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Risk Management Has No Finish Line 

3 min read
Oct 12, 2021

 Life is full of risk management lessons. It’s a topic we broached earlier this year in my post, COVID-19 One Year Later: We Are All Risk Managers Now. From risk tolerance to risk assessments, monitoring, and mitigation, I talked about how the past year had been a masterclass in risk management with the terms of the trade going mainstream.  

Are your risk assessments reliable? Learn more in our Risk Management Assessment article.


Months later, the COVID-19 pandemic is still teaching us about risk management. Earlier this summer, as we optimistically thought the pandemic was finally under control and we began opening up, many of us drew breaths of relief, removing masks to gather with friends and family, taking long-deferred trips, and returning to a life that was much closer to normal. 

Now many people are rethinking their decisions. The arrival of the Delta variant, a more contagious strain of the virus, concerns over breakthrough infections, and increasing cases and hospitalizations all represent a change in circumstances—and these changes may cause individuals to adjust how they choose to respond to the pandemic in their everyday lives.  

Risk assessments must be ongoing 

It’s an important reminder that risk management doesn’t have a finish line. Risk management is an ongoing effort to understand and adapt to the threats and opportunities in the world around us. 

First, we identify the risks. These risks have remained relatively constant throughout the pandemic. There is risk related to illness, the economy, and other socio-economic issues. 

What has changed is the likelihood and impact of the risk (aka the inherent risk). For example: 

      • The likelihood of an unvaccinated individual contracting COVID-19 is greater as a result of the Delta variant.  
      • The impact of contracting COVID-19 for unvaccinated individuals seems unchanged. 
      • The likelihood of a vaccinated individual contracting COVID-19 seems greater than originally thought, but is less than it was before that individual could be vaccinated. 
      • The impact of contracting COVID-19 for vaccinated individuals is reduced as they are far less likely to be hospitalized or die. 

What does this mean for risk? Different people will interpret this information in different ways, but the one thing they should all have in common is using new information to continually reassess risk. As new (and sometimes contradictory) information has become available throughout the pandemic, it’s been necessary to regularly assess risk. Relying on old assessments (based on old information) means failing to make decisions based on current circumstances. That may cause a person to expose themselves to far more or less risk than they ordinarily would. 

Read also: 4 Key Risks Facing the Banking Industry, According to the OCC

Risk mitigation during COVID-19 

It’s also important to consider residual risk, or the risk that remains after controls are considered.  

Once inherent risk is reassessed, if risk has significantly increased or decreased, a person should adjust their mitigation controls accordingly. Some people might choose to change their masking habits or stance on socializing indoors after they reassess the risk environment. Others might be comfortable with the status quo. That’s okay—as long as it tracks with their latest risk assessment.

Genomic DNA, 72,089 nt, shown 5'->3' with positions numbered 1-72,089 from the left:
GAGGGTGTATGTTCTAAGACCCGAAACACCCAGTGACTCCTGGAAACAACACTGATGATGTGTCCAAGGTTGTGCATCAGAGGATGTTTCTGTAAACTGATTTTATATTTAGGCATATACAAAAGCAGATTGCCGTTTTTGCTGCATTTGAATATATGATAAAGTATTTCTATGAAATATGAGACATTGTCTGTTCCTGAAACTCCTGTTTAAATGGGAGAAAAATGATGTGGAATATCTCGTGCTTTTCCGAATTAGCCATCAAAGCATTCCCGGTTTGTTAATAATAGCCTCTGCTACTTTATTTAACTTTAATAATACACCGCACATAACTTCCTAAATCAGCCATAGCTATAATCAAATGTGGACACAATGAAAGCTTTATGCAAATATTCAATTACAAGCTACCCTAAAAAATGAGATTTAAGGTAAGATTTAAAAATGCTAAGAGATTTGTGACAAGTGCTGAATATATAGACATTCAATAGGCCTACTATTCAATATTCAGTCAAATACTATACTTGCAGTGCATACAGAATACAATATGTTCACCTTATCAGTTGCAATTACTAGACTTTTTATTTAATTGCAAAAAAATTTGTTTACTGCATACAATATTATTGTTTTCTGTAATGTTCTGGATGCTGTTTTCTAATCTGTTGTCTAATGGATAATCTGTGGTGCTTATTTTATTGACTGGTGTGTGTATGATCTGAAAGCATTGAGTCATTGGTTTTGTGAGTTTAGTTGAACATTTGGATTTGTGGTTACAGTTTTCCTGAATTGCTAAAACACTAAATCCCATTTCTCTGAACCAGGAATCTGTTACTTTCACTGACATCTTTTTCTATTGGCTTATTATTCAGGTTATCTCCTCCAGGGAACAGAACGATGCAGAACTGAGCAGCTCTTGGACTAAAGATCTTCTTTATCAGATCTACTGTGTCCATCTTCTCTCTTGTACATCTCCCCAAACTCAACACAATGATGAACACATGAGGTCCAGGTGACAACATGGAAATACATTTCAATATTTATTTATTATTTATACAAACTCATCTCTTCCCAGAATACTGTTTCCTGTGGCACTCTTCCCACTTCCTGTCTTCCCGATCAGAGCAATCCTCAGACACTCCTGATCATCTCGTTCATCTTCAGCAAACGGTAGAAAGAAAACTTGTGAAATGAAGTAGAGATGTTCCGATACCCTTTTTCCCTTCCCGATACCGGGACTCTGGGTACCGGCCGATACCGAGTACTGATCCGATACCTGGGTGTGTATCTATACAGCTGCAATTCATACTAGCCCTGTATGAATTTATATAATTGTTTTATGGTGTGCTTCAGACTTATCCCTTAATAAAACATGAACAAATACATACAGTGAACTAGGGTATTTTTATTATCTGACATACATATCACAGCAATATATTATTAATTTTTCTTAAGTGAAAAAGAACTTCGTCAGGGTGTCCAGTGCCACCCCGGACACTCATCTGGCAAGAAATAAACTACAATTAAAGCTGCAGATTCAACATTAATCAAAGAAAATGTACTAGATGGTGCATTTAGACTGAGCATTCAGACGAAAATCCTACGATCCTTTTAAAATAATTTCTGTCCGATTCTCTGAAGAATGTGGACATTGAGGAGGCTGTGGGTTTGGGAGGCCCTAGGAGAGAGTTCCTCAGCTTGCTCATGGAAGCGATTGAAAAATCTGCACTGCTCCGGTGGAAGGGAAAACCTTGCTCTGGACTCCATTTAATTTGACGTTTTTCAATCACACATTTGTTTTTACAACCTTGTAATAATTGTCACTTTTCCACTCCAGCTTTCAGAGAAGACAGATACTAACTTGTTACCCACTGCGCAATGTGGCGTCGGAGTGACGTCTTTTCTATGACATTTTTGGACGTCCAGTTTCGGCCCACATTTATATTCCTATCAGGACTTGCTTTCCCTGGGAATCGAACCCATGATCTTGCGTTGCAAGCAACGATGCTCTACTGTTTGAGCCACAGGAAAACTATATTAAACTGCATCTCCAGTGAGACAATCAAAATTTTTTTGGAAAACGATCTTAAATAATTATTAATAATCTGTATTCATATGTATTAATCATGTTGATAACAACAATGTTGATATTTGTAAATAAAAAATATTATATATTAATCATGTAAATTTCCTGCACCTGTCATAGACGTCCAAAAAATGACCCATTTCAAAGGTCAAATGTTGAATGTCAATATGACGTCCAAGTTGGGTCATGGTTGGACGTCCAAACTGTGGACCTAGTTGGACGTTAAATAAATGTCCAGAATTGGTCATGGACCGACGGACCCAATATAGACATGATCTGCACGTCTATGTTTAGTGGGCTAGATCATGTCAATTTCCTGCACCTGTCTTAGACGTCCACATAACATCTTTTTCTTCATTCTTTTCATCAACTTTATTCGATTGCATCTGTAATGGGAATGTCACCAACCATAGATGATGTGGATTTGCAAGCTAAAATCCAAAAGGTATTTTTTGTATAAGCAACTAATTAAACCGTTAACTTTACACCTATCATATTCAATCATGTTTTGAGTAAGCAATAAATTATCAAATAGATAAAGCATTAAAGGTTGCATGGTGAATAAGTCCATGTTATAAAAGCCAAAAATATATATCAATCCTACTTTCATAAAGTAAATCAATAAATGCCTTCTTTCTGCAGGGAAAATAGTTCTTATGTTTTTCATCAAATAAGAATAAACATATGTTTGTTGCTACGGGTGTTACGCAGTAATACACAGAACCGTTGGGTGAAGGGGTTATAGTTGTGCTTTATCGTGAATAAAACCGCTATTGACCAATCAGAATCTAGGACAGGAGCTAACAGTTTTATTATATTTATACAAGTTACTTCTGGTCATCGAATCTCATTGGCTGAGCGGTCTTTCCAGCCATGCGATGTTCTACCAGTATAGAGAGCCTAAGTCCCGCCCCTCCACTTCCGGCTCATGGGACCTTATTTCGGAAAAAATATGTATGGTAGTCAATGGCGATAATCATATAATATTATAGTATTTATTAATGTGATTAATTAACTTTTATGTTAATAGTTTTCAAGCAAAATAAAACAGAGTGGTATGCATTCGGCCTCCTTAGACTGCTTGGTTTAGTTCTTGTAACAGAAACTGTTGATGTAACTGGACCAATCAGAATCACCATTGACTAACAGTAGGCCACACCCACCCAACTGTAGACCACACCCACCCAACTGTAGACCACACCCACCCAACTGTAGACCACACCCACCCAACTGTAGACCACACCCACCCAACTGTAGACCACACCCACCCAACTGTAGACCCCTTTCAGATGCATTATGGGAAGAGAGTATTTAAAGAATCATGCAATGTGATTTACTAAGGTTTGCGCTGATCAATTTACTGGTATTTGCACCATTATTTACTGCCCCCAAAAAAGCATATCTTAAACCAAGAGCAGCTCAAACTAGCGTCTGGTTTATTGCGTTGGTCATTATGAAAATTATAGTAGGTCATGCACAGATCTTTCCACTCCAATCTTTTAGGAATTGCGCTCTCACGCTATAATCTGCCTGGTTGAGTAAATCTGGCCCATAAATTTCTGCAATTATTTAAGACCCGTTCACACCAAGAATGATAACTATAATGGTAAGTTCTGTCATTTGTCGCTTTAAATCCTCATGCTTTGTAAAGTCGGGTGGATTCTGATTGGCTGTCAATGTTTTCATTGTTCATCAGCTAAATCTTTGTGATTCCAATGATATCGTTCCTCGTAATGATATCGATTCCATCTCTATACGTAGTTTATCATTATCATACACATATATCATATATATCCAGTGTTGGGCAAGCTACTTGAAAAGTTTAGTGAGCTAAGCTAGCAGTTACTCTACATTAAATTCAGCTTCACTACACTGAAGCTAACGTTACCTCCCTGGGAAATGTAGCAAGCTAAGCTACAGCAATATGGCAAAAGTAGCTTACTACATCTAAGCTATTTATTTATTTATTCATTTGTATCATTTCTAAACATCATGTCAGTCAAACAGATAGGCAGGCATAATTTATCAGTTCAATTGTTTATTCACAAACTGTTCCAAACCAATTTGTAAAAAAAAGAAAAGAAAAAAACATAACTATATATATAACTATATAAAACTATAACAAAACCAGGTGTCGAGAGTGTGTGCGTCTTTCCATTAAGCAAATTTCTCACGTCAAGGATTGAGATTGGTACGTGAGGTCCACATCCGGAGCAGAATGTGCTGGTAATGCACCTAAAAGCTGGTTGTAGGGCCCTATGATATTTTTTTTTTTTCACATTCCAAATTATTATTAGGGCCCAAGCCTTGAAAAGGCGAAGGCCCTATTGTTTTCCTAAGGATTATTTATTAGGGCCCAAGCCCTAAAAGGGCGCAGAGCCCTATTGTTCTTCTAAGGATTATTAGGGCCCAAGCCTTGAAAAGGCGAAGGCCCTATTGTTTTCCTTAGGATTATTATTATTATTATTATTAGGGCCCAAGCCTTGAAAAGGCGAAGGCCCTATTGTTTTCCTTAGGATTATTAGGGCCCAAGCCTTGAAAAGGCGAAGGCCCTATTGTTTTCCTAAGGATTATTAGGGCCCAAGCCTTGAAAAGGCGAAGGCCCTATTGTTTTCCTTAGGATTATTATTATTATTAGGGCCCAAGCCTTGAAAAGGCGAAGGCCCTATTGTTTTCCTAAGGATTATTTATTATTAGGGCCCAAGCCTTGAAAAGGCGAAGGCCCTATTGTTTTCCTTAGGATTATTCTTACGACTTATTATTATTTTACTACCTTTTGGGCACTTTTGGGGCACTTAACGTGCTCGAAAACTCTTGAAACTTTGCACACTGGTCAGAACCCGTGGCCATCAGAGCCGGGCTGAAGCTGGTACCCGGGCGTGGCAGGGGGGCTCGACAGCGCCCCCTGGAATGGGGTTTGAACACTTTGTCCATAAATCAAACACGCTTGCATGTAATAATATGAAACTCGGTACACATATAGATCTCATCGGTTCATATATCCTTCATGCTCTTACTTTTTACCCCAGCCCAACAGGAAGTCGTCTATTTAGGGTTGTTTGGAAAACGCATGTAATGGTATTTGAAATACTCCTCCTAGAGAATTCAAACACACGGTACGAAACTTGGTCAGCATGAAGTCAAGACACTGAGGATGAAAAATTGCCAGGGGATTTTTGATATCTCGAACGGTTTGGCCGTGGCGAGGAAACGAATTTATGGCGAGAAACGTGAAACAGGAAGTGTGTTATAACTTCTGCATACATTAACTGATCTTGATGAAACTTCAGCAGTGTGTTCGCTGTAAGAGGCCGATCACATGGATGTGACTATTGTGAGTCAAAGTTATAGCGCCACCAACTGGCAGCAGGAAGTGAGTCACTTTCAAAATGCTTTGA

Without updating the risk assessment, a person may be relying on controls that are too strong, too weak, or that have been found to be ineffective.  

Risk appetites and risk tolerances for COVID-19 

Given the same information, not everyone will respond to risk the same way. Each person has their own risk appetite, or the amount of risk an entity is willing to take on. They also have their own risk tolerance, or how far from their risk appetite they are willing to stray. 

While risk appetite helps guide decision-making, that doesn’t mean risk appetite can’t change. As circumstances change and new information becomes available, a person may become more or less comfortable with risk. 

For example, with the pandemic stretching on longer than many thought it would, pandemic fatigue can start to set in. What seemed like reasonable accommodations for the short term (such as not seeing beloved family members or staying home from work), may not be tenable for the long term. As a result, a person or entity might decide to take on more risk. This increase in risk appetite is a result of assessing new information and adapting.  

They also might choose to keep their risk appetite unchanged. That’s also okay if they’ve considered new information that might make it beneficial to adjust their risk management strategy going forward. 

The never-ending risk management cycle 

Risk assessments are not a one-and-done exercise. They are an ongoing project—one that requires attention not just on a regular basis, but also when there are significant changes to the operating environment (whether internal or external).  

Relying on old, outdated risk assessments is like not having a risk assessment at all. Or even worse, it’s like building your institution’s strategy on assumptions that are no longer true. You wouldn’t forecast financials based on inflation data from two years ago, and you shouldn’t make strategic decisions based on old risk assessments either. 

Risk management is a cycle that doesn’t end. Even if you stop assessing risk, the world will keep changing. Your risk assessments need to change along with it.  



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